Keith Haring

We lost a wonderful artist 25 years ago today. His style and approach to art has inspired artists and designers in all different genres. Here we see how he used his style to create allover prints for interiors as well as textiles. Though his style looks playful and fun, he often included strong messages as evidenced in the mural “Crack is Wack” which he did in 1986. that mural is still there and NYC has renamed the park “Crack is Wack Playground.”

haring

 

Cut Out Art

Back in December we mentioned a few fun things you could do in NYC over the holidays, one of which was the Matisse cut out show at the Museum of Modern Art.

matisse

Matisse called his cut outs “painting with scissors”. He began using this technique after he was diagnosed with cancer. He felt that what in this period of his life constituted his real self; free & liberated. The experimentation with cut-outs offered Matisse innumerable opportunities to fashion a new, aesthetically pleasing environment. As he was bedridden with his illness much of the time he was able to fashion a new, aesthetically pleasing environment: “I have made a little garden all around me where I can walk… There are leaves, fruits, a bird.”

Matisse would cut pieces of paper that he had painted with gouache using a small pair of scissors. He would keep the piece he cut and the scraps for use later. His assistant, Lydia Delectorskaya, would then pin the pieces to the walls with is guidance.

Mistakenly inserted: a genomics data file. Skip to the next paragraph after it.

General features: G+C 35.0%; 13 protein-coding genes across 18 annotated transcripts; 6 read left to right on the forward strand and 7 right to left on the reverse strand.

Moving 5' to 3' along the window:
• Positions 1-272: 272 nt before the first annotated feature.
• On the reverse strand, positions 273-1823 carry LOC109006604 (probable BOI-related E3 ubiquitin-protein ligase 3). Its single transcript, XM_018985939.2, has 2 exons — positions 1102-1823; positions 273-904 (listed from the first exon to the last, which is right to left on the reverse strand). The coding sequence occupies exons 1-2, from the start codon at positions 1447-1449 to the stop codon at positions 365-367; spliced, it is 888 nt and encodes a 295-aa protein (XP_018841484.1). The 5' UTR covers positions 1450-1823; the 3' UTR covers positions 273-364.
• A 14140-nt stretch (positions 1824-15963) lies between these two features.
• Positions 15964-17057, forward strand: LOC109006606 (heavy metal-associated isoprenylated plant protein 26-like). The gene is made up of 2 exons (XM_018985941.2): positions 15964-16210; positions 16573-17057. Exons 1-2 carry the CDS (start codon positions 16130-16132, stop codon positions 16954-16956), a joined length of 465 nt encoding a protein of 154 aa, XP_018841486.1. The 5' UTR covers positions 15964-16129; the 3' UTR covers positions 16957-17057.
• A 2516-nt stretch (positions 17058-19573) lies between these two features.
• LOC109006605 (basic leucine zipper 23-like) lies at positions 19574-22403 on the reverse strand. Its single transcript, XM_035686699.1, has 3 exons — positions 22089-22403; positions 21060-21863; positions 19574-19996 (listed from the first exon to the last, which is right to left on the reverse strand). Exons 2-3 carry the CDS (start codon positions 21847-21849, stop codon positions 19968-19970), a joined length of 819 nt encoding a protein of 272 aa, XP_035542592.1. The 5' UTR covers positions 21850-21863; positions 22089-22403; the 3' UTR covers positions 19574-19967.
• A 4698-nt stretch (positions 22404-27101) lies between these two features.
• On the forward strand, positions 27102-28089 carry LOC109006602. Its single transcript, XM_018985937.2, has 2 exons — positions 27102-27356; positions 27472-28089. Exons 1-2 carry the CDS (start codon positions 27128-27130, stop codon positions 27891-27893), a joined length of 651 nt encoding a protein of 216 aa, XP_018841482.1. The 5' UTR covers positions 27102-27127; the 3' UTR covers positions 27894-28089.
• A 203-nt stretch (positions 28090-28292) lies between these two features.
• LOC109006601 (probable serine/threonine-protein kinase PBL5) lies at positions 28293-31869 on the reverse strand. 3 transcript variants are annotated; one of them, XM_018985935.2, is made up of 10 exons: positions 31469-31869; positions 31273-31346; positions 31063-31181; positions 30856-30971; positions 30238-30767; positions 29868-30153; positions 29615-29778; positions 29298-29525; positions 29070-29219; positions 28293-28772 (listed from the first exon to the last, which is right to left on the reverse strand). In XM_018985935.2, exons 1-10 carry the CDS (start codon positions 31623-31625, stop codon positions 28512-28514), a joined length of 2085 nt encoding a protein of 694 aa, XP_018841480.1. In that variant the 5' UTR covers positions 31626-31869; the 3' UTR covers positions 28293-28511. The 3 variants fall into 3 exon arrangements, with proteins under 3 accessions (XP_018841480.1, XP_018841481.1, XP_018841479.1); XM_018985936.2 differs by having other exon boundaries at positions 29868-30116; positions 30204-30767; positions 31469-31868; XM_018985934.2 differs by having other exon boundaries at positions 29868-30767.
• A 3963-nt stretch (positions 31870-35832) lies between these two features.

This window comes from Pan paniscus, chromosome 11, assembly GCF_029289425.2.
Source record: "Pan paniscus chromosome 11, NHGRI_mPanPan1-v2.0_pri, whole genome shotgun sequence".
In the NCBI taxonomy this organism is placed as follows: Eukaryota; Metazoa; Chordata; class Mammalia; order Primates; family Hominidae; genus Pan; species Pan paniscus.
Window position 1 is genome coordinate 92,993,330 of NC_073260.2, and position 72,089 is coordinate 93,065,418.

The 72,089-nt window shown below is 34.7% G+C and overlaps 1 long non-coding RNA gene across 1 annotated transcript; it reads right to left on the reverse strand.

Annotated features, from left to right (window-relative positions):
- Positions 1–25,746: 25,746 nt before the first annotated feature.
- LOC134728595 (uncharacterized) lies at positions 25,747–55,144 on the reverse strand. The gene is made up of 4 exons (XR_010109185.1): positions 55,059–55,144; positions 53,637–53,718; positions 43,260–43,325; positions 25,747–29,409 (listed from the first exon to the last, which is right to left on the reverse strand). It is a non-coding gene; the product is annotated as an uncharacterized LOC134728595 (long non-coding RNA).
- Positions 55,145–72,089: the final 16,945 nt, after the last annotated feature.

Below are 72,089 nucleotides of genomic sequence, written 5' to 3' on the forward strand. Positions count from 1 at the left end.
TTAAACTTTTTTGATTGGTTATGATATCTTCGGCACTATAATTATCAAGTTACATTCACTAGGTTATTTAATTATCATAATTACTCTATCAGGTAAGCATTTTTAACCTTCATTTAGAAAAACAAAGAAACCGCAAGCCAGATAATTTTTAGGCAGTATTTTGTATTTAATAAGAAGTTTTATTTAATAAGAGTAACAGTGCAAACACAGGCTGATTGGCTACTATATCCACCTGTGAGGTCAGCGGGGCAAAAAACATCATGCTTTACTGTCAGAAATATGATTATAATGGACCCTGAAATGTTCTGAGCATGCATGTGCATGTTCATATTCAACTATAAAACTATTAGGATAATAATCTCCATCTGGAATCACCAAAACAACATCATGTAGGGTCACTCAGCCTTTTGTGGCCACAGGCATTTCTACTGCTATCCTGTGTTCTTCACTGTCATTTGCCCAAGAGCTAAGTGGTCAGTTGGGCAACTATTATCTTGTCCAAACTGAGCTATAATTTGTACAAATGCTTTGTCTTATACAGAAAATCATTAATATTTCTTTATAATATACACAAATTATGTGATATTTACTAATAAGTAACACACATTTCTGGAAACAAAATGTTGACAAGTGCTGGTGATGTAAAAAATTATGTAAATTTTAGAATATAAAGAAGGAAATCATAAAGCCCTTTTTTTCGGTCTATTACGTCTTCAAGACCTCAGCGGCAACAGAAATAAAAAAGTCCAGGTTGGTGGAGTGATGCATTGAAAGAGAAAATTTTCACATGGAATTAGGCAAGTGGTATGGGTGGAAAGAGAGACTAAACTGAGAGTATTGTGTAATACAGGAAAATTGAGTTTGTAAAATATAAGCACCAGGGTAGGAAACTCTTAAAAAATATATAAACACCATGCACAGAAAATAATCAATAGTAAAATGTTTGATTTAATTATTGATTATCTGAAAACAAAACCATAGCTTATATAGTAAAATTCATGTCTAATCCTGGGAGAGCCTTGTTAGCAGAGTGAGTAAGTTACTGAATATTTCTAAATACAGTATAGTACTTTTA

His cutouts, vast in scale (though not always in size), lush and rigorous in color, are among the most admired and influential works of his entire career. They belong with the grandest affirmations of the vital creative force in Western art.

cutouts

Not only did one of our designers, Selina, go see this wonderful show, she was so inspired she used the same technique to with her own artwork. She spent an entire day making these wonderful examples, “you should see the mess I made on my work table,” she said with a smile.

Rubber Duckies Day!!

rubberduck

Today is National Rubber Ducky Day! In 1970, Jim Henson performed the song “Rubber Duckie” as Ernie on Sesame Street, and the rubber duck bath toy has been an iconic American symbol ever since. Rubber ducks have been around since the rise of the rubber industry in the late 1800s, but no one knows their exact origin.

Look at these wonderful images… they’re not photoshopped! That is an actual 85 foot tall rubber duck! Florentijn Hofman is an internationally renown artist from the Netherlands who sculpts huge pieces usually of every day objects, sometimes WITH everyday objects.

His Rubber Duck has traveled the world popping up in cities from Sao Paulo to Auckland, Hong, Sydney and even in Los Angeles for their Tall Ships Festival. How funny is that duck peering over buildings?!

Hofman loves including the public to be involved and they cause passers by to stop and smile. “They give people a break from their daily routines,” he says. “Passers-by stop in front of them, get off their bicycle and enter into conversation with other spectators. People are making contact with each other again. That is the effect of my sculptures in the public domain.”

Click here to look at his other work.